La Bella Figura: How To Eat Pasta the Italian Way

Whether it’s in the way they dress, the way they behave or the way they eat, Italians approach life in a way that is completely unique. They live their lives according to unspoken rules – simple everyday commandments that guide their actions and create a seemingly effortless sense of style, character and purpose. Nowhere is this more evident than in Italian eating rituals. Each dish is prepared using techniques that have been passed down through generations, each meal blending personal taste with age-old traditions. And what could be more traditional than pasta? From finding the perfect pairing to understanding the importance of texture, we reveal how to eat pasta the Italian way.

Less Oil, more Salt

When preparing pasta, the water that is cooked in is just as important as the pasta itself. Italians add large amounts of salt to their pasta water, often explaining that the water should ‘taste like the ocean’. When in the water, the pasta absorbs the salt in a more subtle way, meaning that you won’t be overpowered with salt in the way you would if you poured it over a cooked dish. In contrast, you should never add oil to pasta water – despite common assumptions it doesn’t stop pasta from sticking together, and can even prevent the sauce from properly sticking to it.

The Importance of Texture

The Italians call it musciad, we just call it a mushy mess – nobody wants to eat overcooked pasta. Pasta should always be cooked al dente (‘to the tooth’), meaning it should be slightly firm and chewy. The best way to do this is by bringing the water to the boil before adding the pasta, ensuring it is in contact with the water as little as possible, and keeping the temperature high throughout, never dropping to a simmer. Also, it’s worth noting that most packaging directions advise cooking for too long. For perfect al dente pasta, cook for around two minutes less than suggested.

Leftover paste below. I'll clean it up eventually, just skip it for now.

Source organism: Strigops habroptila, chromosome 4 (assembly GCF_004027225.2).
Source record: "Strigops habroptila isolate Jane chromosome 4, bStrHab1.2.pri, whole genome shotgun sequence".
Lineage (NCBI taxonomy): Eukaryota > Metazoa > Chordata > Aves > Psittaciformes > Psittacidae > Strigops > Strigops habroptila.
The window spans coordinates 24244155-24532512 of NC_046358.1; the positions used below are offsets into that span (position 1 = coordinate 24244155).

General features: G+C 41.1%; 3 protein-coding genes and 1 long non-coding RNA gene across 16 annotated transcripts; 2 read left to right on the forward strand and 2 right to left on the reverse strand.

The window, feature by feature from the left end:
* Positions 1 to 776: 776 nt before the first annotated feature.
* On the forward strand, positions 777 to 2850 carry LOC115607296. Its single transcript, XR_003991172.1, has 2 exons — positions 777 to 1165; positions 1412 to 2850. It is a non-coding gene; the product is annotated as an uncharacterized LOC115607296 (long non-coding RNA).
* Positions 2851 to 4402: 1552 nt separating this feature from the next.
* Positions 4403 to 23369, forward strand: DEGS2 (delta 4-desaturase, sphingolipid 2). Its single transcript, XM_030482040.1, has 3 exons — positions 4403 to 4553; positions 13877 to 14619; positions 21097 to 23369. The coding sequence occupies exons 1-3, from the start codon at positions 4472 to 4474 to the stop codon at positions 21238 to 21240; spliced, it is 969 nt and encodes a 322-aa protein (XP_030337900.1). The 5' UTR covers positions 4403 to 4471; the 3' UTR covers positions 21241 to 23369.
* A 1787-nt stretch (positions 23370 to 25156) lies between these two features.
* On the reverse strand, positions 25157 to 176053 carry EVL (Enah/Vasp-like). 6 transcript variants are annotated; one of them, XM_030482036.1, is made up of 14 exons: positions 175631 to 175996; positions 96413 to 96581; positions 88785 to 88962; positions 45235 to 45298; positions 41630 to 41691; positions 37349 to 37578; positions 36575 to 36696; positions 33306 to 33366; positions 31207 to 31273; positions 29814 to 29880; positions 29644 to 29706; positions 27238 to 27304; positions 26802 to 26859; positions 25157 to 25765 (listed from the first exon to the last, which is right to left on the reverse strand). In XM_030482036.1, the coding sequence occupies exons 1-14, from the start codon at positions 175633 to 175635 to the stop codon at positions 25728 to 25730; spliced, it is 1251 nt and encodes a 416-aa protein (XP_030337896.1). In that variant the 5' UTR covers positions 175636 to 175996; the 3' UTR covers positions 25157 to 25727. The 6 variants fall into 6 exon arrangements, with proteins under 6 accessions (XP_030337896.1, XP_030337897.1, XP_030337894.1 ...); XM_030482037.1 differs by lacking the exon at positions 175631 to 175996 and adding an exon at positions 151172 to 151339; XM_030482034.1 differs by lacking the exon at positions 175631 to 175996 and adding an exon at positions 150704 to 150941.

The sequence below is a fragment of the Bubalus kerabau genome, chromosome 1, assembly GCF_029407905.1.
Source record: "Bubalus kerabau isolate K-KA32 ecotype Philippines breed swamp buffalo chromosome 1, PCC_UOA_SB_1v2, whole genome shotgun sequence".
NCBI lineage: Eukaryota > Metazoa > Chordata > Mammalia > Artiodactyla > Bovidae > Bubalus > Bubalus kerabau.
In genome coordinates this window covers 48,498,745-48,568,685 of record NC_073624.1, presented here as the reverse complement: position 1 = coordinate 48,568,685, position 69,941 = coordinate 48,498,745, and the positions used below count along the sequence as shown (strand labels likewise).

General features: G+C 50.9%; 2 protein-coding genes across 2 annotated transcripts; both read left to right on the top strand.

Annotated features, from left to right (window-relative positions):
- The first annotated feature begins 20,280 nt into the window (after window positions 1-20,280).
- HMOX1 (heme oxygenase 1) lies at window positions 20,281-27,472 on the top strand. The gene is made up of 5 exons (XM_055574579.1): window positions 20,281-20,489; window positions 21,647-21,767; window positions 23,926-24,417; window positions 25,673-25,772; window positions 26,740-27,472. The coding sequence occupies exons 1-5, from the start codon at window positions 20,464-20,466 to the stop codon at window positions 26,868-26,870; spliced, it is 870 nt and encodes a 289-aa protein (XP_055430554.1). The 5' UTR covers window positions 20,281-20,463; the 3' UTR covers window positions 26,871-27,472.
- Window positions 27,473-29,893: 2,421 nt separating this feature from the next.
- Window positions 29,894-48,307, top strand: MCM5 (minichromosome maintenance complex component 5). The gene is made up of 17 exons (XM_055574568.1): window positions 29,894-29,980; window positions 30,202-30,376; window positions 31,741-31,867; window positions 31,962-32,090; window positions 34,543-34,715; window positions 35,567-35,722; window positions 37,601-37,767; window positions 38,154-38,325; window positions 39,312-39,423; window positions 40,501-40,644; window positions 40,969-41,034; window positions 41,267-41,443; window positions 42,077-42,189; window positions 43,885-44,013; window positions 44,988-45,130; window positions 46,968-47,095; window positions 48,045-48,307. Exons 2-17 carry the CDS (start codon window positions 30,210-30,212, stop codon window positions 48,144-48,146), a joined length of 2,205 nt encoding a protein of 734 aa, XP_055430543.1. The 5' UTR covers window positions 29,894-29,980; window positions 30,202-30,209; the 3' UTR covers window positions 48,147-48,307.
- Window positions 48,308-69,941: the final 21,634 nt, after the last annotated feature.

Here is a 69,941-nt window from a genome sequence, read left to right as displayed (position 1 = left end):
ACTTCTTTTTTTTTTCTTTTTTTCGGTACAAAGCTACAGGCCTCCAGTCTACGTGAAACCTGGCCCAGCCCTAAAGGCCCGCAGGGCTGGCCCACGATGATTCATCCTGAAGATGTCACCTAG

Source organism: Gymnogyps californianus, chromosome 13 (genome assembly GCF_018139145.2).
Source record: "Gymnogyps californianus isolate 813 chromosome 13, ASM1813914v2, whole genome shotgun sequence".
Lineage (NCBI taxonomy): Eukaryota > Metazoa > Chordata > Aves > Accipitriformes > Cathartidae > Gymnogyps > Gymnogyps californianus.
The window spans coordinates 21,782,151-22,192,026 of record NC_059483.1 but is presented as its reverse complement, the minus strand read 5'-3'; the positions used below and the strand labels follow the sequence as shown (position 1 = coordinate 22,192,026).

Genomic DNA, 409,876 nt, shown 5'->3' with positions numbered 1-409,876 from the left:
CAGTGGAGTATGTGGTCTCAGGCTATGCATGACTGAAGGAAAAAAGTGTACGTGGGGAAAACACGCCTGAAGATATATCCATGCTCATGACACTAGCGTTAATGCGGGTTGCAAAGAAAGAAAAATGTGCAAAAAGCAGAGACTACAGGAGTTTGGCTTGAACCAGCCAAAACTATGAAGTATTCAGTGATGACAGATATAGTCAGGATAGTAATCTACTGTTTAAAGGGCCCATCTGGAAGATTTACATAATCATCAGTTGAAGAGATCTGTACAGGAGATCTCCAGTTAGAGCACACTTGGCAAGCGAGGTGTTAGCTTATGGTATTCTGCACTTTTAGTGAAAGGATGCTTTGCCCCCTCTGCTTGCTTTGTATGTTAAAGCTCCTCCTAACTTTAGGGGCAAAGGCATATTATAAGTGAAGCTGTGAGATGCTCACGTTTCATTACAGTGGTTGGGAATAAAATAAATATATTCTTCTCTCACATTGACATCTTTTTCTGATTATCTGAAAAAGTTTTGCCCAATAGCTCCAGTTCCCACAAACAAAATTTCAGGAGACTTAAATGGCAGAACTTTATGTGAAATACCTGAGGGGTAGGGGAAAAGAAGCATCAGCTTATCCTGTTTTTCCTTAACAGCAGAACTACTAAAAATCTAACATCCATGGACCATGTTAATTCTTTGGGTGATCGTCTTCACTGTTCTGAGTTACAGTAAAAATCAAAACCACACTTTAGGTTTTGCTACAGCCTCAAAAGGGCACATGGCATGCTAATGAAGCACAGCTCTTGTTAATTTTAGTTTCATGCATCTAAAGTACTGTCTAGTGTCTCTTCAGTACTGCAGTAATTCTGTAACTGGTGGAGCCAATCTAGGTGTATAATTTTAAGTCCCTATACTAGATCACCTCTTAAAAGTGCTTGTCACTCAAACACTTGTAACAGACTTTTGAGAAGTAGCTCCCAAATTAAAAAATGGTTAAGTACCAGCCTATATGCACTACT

The Perfect Pairing

Whether they’re tubes or spirals, thick or thin, all types of pasta are different. Therefore, it makes sense that each different type of pasta has its own merits, and needs to find the perfect partner to bring out its strengths. In Italy, it is a point of pride that almost everyone knows how to prepare a proper pasta and sauce pairing. Generally, short, tubular shapes with ridges, such as penne or rigatoni, are ideal for soaking up the flavours of a heavy ragù. Meanwhile, long, thin pastas are more suited to lighter sauces, for example pesto and marinara.

The Pasta is Primo

On the subject of sauce, here’s one rule that is often overlooked by chefs all over the world – the pasta is always the star of the dish. This means that, while it’s important to make a good sauce, its main function should be to compliment the pasta, not the other way around. Avoid drowning the pasta in sauce, and instead let the sauce simply accentuate the taste and texture of the pasta. If the dish does seem too dry, just add a bit of salted pasta water to give it added moisture.

Handling Leftovers

You’ve found the perfect pairing, cooked the pasta perfectly and even added the correct amount of sauce, but unfortunately your eyes are bigger than your stomach and you’re left with plenty of uneaten pasta. While it’s tempting and easy to reheat your leftover pasta as a snack at a later time, we can guarantee it won’t taste the same. Instead, make what the Italian call a pasticcio – literally translating as ‘a mess’. Leftover pasta is baked with other ingredients such as mozzarella, vegetables, cured meats and boiled eggs, creating a delicious new dish and making good use of uneaten food.